Despite the heat, I kind of liked Leon. Everything was a little run down and a little dirty. Tattered not out of neglect but out of use. I spent the day hunkered down in a coffeeshop slurping iced coffee (Pan y Pan), hiding from the sun, and only ventured out in late afternoons.
Churches in Leon
León has more colonial churches per capita than any other place in Nicaragua. They all looked like they needed a good dose of power washing. But in a way, it added characters.
Leon’s Central Park and Cathedral
Leon’s central park was my favorite part about Leon (see leading picture). It is one of the nicest I’d seen in Nicaragua, maybe even in Latin America. It’s large and leafy and surrounded by beautiful colonial buildings. It gets filled in the afternoons with families and college students – hanging out on the benches and snacking on quesillos and raspados (shaved ice drenched in syrup, so sweet the sugar rush lasts all day).There’s a bar/cafe right by the square. I’d sit there with a cold beer in the shadow of the cathedral and welcome the evening.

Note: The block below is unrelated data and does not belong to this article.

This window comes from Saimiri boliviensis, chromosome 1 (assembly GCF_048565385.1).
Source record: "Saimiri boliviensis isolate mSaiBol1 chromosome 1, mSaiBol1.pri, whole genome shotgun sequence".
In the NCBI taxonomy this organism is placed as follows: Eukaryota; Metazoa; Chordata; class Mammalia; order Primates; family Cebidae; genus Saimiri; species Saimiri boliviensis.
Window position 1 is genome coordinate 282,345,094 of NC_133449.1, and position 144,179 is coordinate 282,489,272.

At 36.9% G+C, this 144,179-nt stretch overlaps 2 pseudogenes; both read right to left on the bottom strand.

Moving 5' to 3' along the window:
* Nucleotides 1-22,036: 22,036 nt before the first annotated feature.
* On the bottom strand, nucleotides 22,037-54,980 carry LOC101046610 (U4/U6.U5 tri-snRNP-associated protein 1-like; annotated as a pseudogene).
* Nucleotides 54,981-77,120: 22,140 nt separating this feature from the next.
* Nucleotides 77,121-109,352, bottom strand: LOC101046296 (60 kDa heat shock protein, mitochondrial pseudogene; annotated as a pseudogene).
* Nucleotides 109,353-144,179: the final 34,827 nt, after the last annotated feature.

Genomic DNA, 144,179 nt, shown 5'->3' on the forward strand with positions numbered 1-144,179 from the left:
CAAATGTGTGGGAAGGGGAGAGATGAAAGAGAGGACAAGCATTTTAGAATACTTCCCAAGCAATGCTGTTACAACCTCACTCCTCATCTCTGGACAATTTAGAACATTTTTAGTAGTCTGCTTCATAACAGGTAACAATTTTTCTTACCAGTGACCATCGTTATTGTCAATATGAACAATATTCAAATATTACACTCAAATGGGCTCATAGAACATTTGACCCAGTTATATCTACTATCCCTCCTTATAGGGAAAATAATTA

I didn’t expect to like Leon. I heard it was hot and it was dirty. I heard right. It was hot, and compared to Granada, Nicaragua’s other famous colonial city, Leon does have that grimy, beat up, look.
But I felt like I stood out less in Leon. It’s a university town who minds its own business and it didn’t appear to try too hard to appeal to tourists. I like it that way.
MORE: Tips on Nicaragua, including a list of things to do in Leon